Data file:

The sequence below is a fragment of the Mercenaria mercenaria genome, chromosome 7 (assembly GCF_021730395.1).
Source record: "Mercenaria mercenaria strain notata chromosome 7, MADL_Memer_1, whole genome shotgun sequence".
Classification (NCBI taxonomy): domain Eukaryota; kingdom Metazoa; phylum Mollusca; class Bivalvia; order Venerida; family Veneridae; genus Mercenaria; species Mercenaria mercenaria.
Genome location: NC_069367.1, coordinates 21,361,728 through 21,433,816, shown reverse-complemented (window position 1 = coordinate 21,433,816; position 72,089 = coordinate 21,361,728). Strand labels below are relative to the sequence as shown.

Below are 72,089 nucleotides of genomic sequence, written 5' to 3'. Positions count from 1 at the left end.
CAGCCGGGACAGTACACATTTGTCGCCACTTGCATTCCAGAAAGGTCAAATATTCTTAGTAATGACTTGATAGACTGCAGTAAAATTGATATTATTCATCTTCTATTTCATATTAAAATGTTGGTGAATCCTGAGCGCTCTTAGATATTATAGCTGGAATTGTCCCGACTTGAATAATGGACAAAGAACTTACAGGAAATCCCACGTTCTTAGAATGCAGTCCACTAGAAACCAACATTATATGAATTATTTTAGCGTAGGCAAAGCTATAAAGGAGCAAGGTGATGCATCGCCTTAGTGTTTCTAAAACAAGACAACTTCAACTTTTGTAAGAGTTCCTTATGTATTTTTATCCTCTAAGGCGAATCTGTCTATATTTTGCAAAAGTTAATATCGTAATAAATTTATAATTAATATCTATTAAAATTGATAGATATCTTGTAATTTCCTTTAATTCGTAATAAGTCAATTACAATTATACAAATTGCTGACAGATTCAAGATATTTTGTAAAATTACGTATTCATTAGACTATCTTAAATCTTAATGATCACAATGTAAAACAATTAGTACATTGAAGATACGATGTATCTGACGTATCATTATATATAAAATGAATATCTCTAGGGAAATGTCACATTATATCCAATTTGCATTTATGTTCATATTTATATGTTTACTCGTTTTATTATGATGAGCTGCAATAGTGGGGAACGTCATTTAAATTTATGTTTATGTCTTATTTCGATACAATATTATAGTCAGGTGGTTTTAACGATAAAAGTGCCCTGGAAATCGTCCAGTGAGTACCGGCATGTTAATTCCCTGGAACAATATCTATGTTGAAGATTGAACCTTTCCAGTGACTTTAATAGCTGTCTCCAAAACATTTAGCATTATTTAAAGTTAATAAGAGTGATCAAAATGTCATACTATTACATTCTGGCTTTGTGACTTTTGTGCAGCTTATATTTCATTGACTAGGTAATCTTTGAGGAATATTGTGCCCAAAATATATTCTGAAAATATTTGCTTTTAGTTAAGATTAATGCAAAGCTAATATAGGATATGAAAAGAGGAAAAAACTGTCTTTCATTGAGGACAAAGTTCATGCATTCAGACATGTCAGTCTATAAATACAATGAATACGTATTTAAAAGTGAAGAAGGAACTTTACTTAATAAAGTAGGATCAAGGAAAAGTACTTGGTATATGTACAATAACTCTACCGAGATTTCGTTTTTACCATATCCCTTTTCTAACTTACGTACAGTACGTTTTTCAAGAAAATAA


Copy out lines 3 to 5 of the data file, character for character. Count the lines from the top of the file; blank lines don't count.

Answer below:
Classification (NCBI taxonomy): domain Eukaryota; kingdom Metazoa; phylum Mollusca; class Bivalvia; order Venerida; family Veneridae; genus Mercenaria; species Mercenaria mercenaria.
Genome location: NC_069367.1, coordinates 21,361,728 through 21,433,816, shown reverse-complemented (window position 1 = coordinate 21,433,816; position 72,089 = coordinate 21,361,728). Strand labels below are relative to the sequence as shown.

Below are 72,089 nucleotides of genomic sequence, written 5' to 3'. Positions count from 1 at the left end.